The Herend Porcelain Manufactory, founded in 1826 in the town of Herend in the Balaton Highlands, is Hungary's best-known luxury brand worldwide. During its almost 200 years of existence, more than 16,000 shapes and 4,000 samples were dreamed up in the factory, i.e., they can make 64 million different porcelain products.
As the factory's products quickly gained great popularity, almost the entire Hungarian aristocracy began to order from them. Even the Emperor of Austria, King of Hungary and Bohemia, Franz Joseph turned to them on numerous occasions when he wanted to give a tableware as a gift, so Herend porcelain was gifted to not only Hofburg in Vienna but the Russian, Italian and Romanian courts. Of course, the factory thus received the title of Imperial and Royal Warrant holder, and its owner at the time, Mór Fischer, was granted nobility by the monarch. The Herend Manufactory has represented the country at many prestigious exhibitions over the centuries; perhaps the most significant of these was the 1851 World Exhibition in London, since it was here that the company's most famous model got its name: the Victoria. Queen Victoria also visited the expo, and a colourful, butterfly-and-flower motif at Herend's stand piqued her interest. She immediately ordered a set, and the brand named it after her. And this is how Herend became the link between the Hungarian state and the British royal family, because Hungary presented Herend tableware as an official gift on different occasions; for example, as a wedding gift to Prince William and Princess Catherine, and on the occasion of the birth of their two older children, Prince George and Princess Charlotte. This is how, if they want, they can set the table in Kensington Palace with Herend porcelain, precisely with a modified version of the Victoria pattern. The pieces decorated with the peony-butterfly motif, named Royal Garden, can, of course, be purchased in many luxury stores or department stores around the world, even in brand stores in Budapest, with the difference being that the top of the teapot can be lifted by holding a porcelain butterfly. The Manufactory only sells the top with a crown to members of the Windsor family.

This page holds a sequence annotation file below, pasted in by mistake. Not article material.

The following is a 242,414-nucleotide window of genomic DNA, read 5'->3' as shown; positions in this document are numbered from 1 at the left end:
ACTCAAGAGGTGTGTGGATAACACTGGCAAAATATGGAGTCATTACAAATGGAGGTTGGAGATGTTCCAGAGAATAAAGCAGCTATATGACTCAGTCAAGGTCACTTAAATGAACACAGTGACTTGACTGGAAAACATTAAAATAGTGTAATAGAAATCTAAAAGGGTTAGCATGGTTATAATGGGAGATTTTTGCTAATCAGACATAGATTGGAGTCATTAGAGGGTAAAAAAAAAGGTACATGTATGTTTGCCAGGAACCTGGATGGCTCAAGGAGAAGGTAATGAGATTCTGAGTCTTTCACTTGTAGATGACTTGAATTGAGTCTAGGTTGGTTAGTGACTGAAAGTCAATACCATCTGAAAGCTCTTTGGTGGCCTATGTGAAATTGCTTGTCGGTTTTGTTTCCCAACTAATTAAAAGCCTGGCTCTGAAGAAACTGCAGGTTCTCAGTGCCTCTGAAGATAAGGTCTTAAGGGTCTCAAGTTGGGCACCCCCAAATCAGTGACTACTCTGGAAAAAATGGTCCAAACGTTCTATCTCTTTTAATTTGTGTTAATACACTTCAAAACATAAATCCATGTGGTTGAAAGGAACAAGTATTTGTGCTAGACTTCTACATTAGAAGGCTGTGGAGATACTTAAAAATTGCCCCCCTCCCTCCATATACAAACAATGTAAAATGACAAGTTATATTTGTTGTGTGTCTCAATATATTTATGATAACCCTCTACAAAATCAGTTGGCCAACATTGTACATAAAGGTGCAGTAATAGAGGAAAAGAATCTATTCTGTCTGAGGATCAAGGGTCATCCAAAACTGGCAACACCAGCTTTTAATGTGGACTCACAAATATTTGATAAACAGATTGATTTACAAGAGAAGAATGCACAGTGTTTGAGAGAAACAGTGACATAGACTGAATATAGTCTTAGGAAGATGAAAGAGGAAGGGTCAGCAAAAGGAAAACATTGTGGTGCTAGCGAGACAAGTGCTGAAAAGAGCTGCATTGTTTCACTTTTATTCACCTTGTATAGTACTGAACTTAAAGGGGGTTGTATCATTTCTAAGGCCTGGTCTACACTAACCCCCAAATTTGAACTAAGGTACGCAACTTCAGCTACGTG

Those who want to know how the Manufactory got from the original Victoria-patterned porcelain to the Royal Garden motifs can see it in the display case decorating the Herend Suite of the Kempinski Hotel Corvinus upon prior registration.
Today, Herend is considered one of the most important porcelain manufactories in the world. In addition to Hungary, they also have brand stores in Abu Dhabi, Athens and Zagreb; however, the most important Herend store is the Palais Herend, which is within walking distance of Kempinski Hotel Corvinus Budapest. The product range of the three-story showroom on József nádor Square is worth more than 1.3 million euros, which means that you can choose from a lot of beauties here if the goal is to find the perfect gift. In addition to the shopping experience, you can also try your dexterity here! Locals can paint porcelain plates, but they also thought of travellers, for whom they offer making porcelain roses as part of an individual session.
In the special VIP programme put together for Kempinski guests, interested parties not only can make a rose but are personally guided through the flagship store, followed by coffee or tea, of course, in Herend porcelain, and at the end, the guest leaves with a Herend gift.
Our special tip: walk to the brand's nearby store on Andrássy út and admire the huge, hand-painted porcelain figurines in the window.
Our guest writer, the Budapest Curator by Kempinski Corvinus: Balázs Pécsi, publisher of The Gentleman's Review luxury & society magazine